Cox, who has since been named chairman of the House panel overseeing the new Department of Homeland Security, assured him that Shultz, now a fellow at the Hoover Institution, would play along with it. "So as Shultz is delivering this stemwinder," Haleva said, "I come in in my uniform yelling, 'What do you know, George Shultz? You went from secretary of State to working for the Hoover vacuum company!' "
"It got a big laugh then," he said.
But by last Monday night -- amid reports of unspeakable carnage and U.S. troops killed and fragged and taken prisoner -- even the ordinarily jovial Haleva was unable to smile. At a politician-filled gala for the influential California Manufacturers & Technology Assn., he said, the Capitol Steps, that night's entertainment, reprised the "Barbara Ann" parody. Sitting with a corporate client who had heard Haleva's own Capitol Steps story, he winced as the room full of executives fell silent at the now almost grotesque "bomb-bomb-bomb" chorus.
"The audience was very uncomfortable, myself included. I couldn't believe they hadn't cut that material," he said.
It's an awkward time, though, says Haleva, 56, for whom the Hussein act has never been more than a fun break from the more prosaic needs of his client institutions and companies. Most of his time, he says, has been spent representing such entities as the glass manufacturer OI California Containers Inc., for example, or the city of Stockton or Pepperdine University.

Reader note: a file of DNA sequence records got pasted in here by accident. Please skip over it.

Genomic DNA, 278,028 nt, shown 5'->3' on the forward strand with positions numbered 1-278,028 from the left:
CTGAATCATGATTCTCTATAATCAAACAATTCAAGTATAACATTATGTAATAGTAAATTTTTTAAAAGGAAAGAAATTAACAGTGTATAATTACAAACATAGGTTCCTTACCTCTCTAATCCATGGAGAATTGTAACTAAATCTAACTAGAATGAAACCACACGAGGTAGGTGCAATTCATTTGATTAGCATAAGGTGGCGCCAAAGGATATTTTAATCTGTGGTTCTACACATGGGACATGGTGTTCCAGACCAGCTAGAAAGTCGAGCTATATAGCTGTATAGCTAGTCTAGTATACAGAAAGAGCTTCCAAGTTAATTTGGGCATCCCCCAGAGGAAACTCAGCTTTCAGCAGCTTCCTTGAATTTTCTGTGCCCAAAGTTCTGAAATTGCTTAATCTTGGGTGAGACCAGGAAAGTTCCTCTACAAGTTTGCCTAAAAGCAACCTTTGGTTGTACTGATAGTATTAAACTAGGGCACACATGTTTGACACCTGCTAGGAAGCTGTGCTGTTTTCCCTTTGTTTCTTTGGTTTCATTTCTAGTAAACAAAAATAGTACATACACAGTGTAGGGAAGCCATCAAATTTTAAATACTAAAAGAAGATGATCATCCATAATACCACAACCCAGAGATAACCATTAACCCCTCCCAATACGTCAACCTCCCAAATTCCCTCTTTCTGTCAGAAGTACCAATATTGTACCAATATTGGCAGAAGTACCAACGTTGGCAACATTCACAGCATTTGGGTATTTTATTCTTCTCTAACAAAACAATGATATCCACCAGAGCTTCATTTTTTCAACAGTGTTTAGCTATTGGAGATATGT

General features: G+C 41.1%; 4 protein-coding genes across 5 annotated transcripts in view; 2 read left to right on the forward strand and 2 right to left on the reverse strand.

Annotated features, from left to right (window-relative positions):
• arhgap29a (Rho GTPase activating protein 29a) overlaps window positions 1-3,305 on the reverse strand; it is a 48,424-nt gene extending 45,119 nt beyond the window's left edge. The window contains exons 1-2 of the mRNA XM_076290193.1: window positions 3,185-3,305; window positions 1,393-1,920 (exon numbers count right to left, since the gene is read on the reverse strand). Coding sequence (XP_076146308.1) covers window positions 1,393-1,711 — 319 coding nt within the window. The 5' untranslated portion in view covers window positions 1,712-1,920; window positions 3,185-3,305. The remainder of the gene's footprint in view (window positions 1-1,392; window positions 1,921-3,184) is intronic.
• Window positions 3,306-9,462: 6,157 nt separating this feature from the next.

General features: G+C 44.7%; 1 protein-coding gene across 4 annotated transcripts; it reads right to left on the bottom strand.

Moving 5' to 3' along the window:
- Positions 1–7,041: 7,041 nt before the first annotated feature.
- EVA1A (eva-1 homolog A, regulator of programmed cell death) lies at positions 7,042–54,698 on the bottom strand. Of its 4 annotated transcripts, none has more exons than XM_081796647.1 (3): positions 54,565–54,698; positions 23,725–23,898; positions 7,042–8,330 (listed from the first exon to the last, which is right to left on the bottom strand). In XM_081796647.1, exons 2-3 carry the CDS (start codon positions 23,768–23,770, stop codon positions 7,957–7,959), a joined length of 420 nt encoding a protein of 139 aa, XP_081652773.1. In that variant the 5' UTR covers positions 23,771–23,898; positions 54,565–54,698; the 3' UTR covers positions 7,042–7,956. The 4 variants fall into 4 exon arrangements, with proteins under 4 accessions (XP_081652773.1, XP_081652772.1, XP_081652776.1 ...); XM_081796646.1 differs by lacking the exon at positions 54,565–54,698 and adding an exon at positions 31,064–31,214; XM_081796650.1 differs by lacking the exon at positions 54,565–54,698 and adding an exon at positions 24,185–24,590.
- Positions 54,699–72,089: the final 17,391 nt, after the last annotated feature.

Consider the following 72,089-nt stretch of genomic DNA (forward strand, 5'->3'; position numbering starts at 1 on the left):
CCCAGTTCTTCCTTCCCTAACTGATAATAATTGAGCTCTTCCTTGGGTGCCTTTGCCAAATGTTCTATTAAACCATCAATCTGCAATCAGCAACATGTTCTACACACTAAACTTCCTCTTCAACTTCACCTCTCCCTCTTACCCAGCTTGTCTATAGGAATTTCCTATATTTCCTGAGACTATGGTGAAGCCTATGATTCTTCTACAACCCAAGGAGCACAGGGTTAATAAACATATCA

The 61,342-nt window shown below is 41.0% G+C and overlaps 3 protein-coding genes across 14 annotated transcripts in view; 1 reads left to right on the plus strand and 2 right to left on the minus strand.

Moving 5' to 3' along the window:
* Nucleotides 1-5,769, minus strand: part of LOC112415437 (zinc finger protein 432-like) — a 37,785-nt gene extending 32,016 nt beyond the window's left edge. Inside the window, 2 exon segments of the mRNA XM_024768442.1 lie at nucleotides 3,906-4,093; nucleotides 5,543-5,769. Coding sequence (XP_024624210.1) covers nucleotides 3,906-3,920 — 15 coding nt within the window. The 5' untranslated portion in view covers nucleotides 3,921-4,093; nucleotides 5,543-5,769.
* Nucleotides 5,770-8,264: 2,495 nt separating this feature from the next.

A dark-haired Sephardic Jew, he stumbled almost by chance into his gig as a Muslim tyrant. He was a high-ranking staffer in the state Legislature in 1989 when, he says, the chief sergeant-at-arms opened The Times one day and saw a photo of the then-obscure Hussein, waving to the Iraqi army.
"He made copies of the picture and distributed it with the caption, 'Now we know what Haleva does on his weekends,' " he said.
When Desert Storm was launched in 1991, a friend in law enforcement suggested he shave his big, black mustache, just to be on the safe side. Haleva took the advice, but not before contacting an agency that placed look-alikes in advertisements and movies. His contact there got him a bit part in the goofball comedy "Hot Shots!" and Haleva was paid a couple hundred dollars to lampoon the dictator (in a fake mustache).
When the movie was released, only months after the Gulf War had ended, the scene of a bomb dropping in Hussein's lap while he sits in a chaise lounge ran in the trailer. Audiences roared. A year and a half later, Haleva was back in his Iraqi epaulets, with an expanded role in "Hot Shots! Part Deux," the sequel, wowing the critics with such daffy despot one-liners as, "Now I will kill you until you die from it!"
He went on to appear in the Coen brothers' comedy "The Big Lebowski," the HBO docudrama "Live From Baghdad" and a couple of less-successful films. He didn't get rich, but he had fun, and the exposure was an unparalleled marketing gimmick for his lobbying business. And for schmoozing with politicians: "Jerry," wrote former Republican Gov. Pete Wilson on a framed photo of himself with Haleva, "some damn fool in Iraq is running around masquerading as you! I think he's trying to break into the movies. I'll send him to Bob Dole."
"I milked it shamelessly," Haleva said, and he was still milking it earlier this month, when Entertainment Weekly and Reuters checked in on him and he agreed to be interviewed by The Times. "As an actor, I hope [Hussein] goes into exile, but as an American, I hope I get to do his epitaph," he joked then. One violent week later, all that was old news.
"I've had many opportunities, but none have left me this conflicted," he said with a sigh.